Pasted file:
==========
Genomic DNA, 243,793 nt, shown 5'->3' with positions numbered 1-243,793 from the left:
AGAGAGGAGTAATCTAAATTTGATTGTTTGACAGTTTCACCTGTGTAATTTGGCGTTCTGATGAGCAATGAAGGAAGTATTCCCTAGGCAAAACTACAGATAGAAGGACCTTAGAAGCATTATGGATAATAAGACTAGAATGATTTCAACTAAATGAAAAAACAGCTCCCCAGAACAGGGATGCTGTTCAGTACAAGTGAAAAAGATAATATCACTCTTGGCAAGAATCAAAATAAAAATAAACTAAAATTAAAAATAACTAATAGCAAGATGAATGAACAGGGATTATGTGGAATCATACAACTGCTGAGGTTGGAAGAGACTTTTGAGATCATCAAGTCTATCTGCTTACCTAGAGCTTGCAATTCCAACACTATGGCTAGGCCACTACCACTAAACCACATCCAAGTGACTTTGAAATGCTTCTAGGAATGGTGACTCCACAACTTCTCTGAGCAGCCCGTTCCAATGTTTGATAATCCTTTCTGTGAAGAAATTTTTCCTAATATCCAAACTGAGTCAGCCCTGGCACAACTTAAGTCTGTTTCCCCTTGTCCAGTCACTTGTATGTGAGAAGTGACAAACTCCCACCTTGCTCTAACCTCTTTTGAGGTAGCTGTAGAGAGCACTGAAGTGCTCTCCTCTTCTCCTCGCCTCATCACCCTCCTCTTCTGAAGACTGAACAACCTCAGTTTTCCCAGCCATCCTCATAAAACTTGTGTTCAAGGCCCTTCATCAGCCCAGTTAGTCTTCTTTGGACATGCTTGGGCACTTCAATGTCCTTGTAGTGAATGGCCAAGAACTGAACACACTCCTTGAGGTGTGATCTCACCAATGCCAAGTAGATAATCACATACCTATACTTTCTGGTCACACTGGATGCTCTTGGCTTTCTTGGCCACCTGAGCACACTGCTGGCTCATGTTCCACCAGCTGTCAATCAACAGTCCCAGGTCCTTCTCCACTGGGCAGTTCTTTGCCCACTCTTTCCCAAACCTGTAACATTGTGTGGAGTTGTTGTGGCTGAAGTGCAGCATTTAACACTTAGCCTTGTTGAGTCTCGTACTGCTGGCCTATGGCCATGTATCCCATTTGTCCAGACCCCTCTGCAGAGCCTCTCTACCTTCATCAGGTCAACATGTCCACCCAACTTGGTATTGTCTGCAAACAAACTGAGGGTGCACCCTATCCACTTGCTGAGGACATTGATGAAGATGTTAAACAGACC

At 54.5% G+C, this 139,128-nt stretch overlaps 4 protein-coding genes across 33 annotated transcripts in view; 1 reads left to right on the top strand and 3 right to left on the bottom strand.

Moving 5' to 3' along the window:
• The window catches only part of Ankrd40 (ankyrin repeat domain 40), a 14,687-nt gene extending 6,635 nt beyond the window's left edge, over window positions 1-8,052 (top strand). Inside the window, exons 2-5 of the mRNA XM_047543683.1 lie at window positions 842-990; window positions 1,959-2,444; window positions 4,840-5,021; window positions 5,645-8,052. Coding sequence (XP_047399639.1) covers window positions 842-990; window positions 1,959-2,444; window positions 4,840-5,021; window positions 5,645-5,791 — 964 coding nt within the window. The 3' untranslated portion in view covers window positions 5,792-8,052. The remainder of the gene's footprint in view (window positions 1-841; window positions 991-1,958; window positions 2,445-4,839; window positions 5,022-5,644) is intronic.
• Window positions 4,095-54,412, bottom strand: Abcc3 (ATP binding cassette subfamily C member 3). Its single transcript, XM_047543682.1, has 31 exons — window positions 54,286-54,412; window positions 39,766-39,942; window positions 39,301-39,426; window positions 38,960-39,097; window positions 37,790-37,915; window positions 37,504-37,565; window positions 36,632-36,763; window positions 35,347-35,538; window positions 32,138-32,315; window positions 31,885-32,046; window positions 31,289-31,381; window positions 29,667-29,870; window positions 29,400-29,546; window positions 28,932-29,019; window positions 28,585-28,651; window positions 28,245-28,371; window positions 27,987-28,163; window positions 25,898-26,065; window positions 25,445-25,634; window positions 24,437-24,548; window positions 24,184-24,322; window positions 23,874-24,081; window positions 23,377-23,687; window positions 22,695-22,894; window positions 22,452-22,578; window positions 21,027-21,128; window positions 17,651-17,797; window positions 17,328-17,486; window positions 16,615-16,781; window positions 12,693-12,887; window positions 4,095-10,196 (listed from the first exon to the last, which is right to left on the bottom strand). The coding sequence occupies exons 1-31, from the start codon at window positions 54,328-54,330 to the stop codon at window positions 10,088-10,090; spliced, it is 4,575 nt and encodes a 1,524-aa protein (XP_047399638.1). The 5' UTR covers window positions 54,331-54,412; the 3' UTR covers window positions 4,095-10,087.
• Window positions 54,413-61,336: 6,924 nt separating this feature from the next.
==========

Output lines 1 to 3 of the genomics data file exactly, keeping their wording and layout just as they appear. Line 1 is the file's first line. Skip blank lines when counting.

Genomic DNA, 243,793 nt, shown 5'->3' with positions numbered 1-243,793 from the left:
AGAGAGGAGTAATCTAAATTTGATTGTTTGACAGTTTCACCTGTGTAATTTGGCGTTCTGATGAGCAATGAAGGAAGTATTCCCTAGGCAAAACTACAGATAGAAGGACCTTAGAAGCATTATGGATAATAAGACTAGAATGATTTCAACTAAATGAAAAAACAGCTCCCCAGAACAGGGATGCTGTTCAGTACAAGTGAAAAAGATAATATCACTCTTGGCAAGAATCAAAATAAAAATAAACTAAAATTAAAAATAACTAATAGCAAGATGAATGAACAGGGATTATGTGGAATCATACAACTGCTGAGGTTGGAAGAGACTTTTGAGATCATCAAGTCTATCTGCTTACCTAGAGCTTGCAATTCCAACACTATGGCTAGGCCACTACCACTAAACCACATCCAAGTGACTTTGAAATGCTTCTAGGAATGGTGACTCCACAACTTCTCTGAGCAGCCCGTTCCAATGTTTGATAATCCTTTCTGTGAAGAAATTTTTCCTAATATCCAAACTGAGTCAGCCCTGGCACAACTTAAGTCTGTTTCCCCTTGTCCAGTCACTTGTATGTGAGAAGTGACAAACTCCCACCTTGCTCTAACCTCTTTTGAGGTAGCTGTAGAGAGCACTGAAGTGCTCTCCTCTTCTCCTCGCCTCATCACCCTCCTCTTCTGAAGACTGAACAACCTCAGTTTTCCCAGCCATCCTCATAAAACTTGTGTTCAAGGCCCTTCATCAGCCCAGTTAGTCTTCTTTGGACATGCTTGGGCACTTCAATGTCCTTGTAGTGAATGGCCAAGAACTGAACACACTCCTTGAGGTGTGATCTCACCAATGCCAAGTAGATAATCACATACCTATACTTTCTGGTCACACTGGATGCTCTTGGCTTTCTTGGCCACCTGAGCACACTGCTGGCTCATGTTCCACCAGCTGTCAATCAACAGTCCCAGGTCCTTCTCCACTGGGCAGTTCTTTGCCCACTCTTTCCCAAACCTGTAACATTGTGTGGAGTTGTTGTGGCTGAAGTGCAGCATTTAACACTTAGCCTTGTTGAGTCTCGTACTGCTGGCCTATGGCCATGTATCCCATTTGTCCAGACCCCTCTGCAGAGCCTCTCTACCTTCATCAGGTCAACATGTCCACCCAACTTGGTATTGTCTGCAAACAAACTGAGGGTGCACCCTATCCACTTGCTGAGGACATTGATGAAGATGTTAAACAGACC

At 54.5% G+C, this 139,128-nt stretch overlaps 4 protein-coding genes across 33 annotated transcripts in view; 1 reads left to right on the top strand and 3 right to left on the bottom strand.